if no fault is indicated by the bit position which indicates the fault status of the set comprising the first, second, third and fourth units: updating the map of bad memory locations to indicate that there is no fault in each of the first, second, third and fourth units, without reading flag bytes of the second, third and fourth units.
20. The method of claim 19, further comprising:
if a fault is indicated by the bit position which indicates the fault status of the set comprising the first, second, third and fourth units: reading, in the flag byte of the first unit, the bit position which indicates the fault status of the set comprising the first and second units but not the third and fourth units; and
if no fault is indicated by the bit position which indicates the fault status of the set comprising the first and second units but not the third and fourth units: updating the map of bad memory locations to indicate that there is no fault in each of the first and second units, without reading the flag byte of the second unit.
21. The method of claim 19, further comprising:
if a fault is indicated by the bit position which indicates the fault status of the set comprising the first, second, third and fourth units:
reading, in the flag byte of the first unit, the bit position which indicates the fault status of the set comprising the first and second units but not the third and fourth units; and
reading, in the flag byte of the third unit, a bit position which indicates a fault status of a set comprising the third and fourth units but not the first and second units.
22. The method of claim 21, further comprising:
if no fault is indicated by the bit position which indicates the fault status of the set comprising the first and second units but not the third and fourth units: updating the map of bad memory locations to indicate that there is no fault in each of the first and second units, without reading the flag byte of the second unit; and
if no fault is indicated by the bit position which indicates the fault status of the set comprising the third and fourth units but not the first and second units: updating the map of bad memory locations to indicate that there is no fault in each of the third and fourth units, without reading the flag byte of the fourth unit.
23. The method of claim 21, further comprising:
if a fault is indicated by the bit position which indicates the fault status of the set comprising the first and second units but not the third and fourth units:
reading, in the flag byte of the first unit, the bit position which indicates the fault status of the first unit, but not the second, third and fourth units; and
reading, in the flag byte of the second unit, a bit position which indicates the fault status of the second unit, but not the first, third and fourth units.
24. A system which performs the method of claim 19.
Description
CROSS-REFERENCE TO RELATED APPLICATIONS

This application claims the benefit of U.S. provisional patent application No. 61/108,524, filed Oct. 26, 2008, incorporated herein by reference.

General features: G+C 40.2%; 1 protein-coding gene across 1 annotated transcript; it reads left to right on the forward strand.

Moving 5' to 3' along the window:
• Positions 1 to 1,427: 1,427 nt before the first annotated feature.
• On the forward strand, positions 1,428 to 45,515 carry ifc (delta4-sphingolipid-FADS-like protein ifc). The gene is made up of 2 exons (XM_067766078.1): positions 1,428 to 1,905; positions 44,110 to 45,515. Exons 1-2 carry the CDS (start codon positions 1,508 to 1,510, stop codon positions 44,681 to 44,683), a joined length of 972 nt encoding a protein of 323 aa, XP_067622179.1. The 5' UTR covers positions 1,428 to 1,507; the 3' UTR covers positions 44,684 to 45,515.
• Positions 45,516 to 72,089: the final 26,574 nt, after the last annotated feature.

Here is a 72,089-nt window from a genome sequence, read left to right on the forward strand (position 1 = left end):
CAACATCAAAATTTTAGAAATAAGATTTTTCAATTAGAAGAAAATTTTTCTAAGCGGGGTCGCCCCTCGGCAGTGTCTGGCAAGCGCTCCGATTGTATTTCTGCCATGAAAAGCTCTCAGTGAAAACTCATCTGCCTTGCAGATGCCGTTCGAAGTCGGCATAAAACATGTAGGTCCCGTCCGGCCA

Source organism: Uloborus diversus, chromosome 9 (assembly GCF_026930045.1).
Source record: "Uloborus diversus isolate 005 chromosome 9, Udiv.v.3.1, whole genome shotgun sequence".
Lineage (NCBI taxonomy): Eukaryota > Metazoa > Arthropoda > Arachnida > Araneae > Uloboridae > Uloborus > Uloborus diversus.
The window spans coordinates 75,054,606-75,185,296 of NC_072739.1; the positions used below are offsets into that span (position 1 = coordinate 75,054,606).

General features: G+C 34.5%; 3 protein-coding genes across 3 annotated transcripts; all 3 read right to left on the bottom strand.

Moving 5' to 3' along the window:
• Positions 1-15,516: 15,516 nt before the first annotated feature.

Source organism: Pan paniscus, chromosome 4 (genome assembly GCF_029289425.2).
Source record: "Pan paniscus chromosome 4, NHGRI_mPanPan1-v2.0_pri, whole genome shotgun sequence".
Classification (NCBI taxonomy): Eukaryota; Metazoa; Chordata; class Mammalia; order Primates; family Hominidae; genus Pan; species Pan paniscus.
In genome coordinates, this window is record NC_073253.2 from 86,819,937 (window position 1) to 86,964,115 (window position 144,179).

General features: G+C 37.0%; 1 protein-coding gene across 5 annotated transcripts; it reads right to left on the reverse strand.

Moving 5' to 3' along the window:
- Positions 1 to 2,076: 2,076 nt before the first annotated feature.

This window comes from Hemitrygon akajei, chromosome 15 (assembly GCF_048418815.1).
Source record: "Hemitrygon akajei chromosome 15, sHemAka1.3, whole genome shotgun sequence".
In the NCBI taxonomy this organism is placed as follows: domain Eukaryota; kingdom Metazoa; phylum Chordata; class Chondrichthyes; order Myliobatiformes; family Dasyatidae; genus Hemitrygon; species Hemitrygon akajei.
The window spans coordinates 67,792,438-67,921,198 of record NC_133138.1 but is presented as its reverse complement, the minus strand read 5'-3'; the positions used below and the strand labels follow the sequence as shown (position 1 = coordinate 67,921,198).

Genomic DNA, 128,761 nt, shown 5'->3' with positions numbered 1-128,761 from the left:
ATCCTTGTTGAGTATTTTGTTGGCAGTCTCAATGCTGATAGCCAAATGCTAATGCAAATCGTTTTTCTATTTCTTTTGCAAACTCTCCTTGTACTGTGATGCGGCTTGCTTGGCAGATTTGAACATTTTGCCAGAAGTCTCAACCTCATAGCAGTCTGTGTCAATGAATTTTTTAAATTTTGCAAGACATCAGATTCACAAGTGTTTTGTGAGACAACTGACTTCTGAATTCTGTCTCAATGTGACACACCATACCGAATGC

BACKGROUND

The present invention relates to technology for data storage.

Semiconductor memory has become increasingly popular for use in various electronic devices. For example, non-volatile semiconductor memory is used in cellular telephones, digital cameras, personal digital assistants, mobile computing devices, non-mobile computing devices and other devices. Electrical Erasable Programmable Read Only Memory (EEPROM) and flash memory are among the most popular non-volatile semiconductor memories.

Non-volatile memories formed from reversible resistance-switching elements are also known. For example, U.S. Patent Application Publication 2006/0250836, published Nov. 9, 2006, and titled “Rewriteable Memory Cell Comprising A Diode And A Resistance-Switching Material,” incorporated herein by reference, describes a rewriteable non-volatile memory cell that includes a diode coupled in series with a reversible resistance-switching material such as a metal oxide or metal nitride. These reversible resistance-switching materials are of interest for use in nonvolatile memory arrays. One resistance state may correspond to a data “0,” for example, while the other resistance state corresponds to a data “1.” Some of these materials may have more than two stable resistance states.

Moreover, various types of volatile memory devices are known, such as DRAM. Further, memory devices can have one layer of storage elements, or multiple layers in so-called 3d memory devices.

For purposes of storing and reading data, a memory device can be structured in units called pages. Each memory device is typically tested before being shipped to the end user to identify bad pages which are not suitable for storing data because of the presence of some defect. Due to manufacturing variations, a number of such bad pages are inevitably identified. Each bad page can be marked to prevent access to it. Typically, an overhead data region of each page can include a flag which identifies the health of the page as being good or bad. In the possession of the end user, when the memory device is powered on, or at other specified times, a controller of the memory device can read each flag to determine whether the associated page is usable. The controller can decide to ignore each bad page, and/or to provide a redundant page in its place. However, a memory device can contain millions of pages, so reading out the information about the health of each page can be unduly time consuming, thus impacting the performance of the memory device.